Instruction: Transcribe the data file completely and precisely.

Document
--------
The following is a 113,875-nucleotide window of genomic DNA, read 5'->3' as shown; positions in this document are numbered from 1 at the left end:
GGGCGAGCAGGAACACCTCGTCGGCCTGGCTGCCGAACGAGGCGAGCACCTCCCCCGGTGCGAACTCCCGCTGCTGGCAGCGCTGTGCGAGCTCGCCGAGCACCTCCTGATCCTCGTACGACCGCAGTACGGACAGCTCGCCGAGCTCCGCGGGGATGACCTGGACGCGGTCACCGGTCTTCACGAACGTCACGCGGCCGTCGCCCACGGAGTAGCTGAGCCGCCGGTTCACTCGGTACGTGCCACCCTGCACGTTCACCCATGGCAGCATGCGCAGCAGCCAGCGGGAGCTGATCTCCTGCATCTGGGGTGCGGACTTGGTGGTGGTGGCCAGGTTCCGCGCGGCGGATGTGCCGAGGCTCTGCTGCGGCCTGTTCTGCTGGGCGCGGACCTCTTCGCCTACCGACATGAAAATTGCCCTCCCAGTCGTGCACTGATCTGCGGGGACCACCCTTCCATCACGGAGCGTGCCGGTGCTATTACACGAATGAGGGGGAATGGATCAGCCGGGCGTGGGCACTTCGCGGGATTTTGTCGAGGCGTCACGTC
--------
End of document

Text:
The following is a 113,875-nucleotide window of genomic DNA, read 5'->3' as shown; positions in this document are numbered from 1 at the left end:
GGGCGAGCAGGAACACCTCGTCGGCCTGGCTGCCGAACGAGGCGAGCACCTCCCCCGGTGCGAACTCCCGCTGCTGGCAGCGCTGTGCGAGCTCGCCGAGCACCTCCTGATCCTCGTACGACCGCAGTACGGACAGCTCGCCGAGCTCCGCGGGGATGACCTGGACGCGGTCACCGGTCTTCACGAACGTCACGCGGCCGTCGCCCACGGAGTAGCTGAGCCGCCGGTTCACTCGGTACGTGCCACCCTGCACGTTCACCCATGGCAGCATGCGCAGCAGCCAGCGGGAGCTGATCTCCTGCATCTGGGGTGCGGACTTGGTGGTGGTGGCCAGGTTCCGCGCGGCGGATGTGCCGAGGCTCTGCTGCGGCCTGTTCTGCTGGGCGCGGACCTCTTCGCCTACCGACATGAAAATTGCCCTCCCAGTCGTGCACTGATCTGCGGGGACCACCCTTCCATCACGGAGCGTGCCGGTGCTATTACACGAATGAGGGGGAATGGATCAGCCGGGCGTGGGCACTTCGCGGGATTTTGTCGAGGCGTCACGTC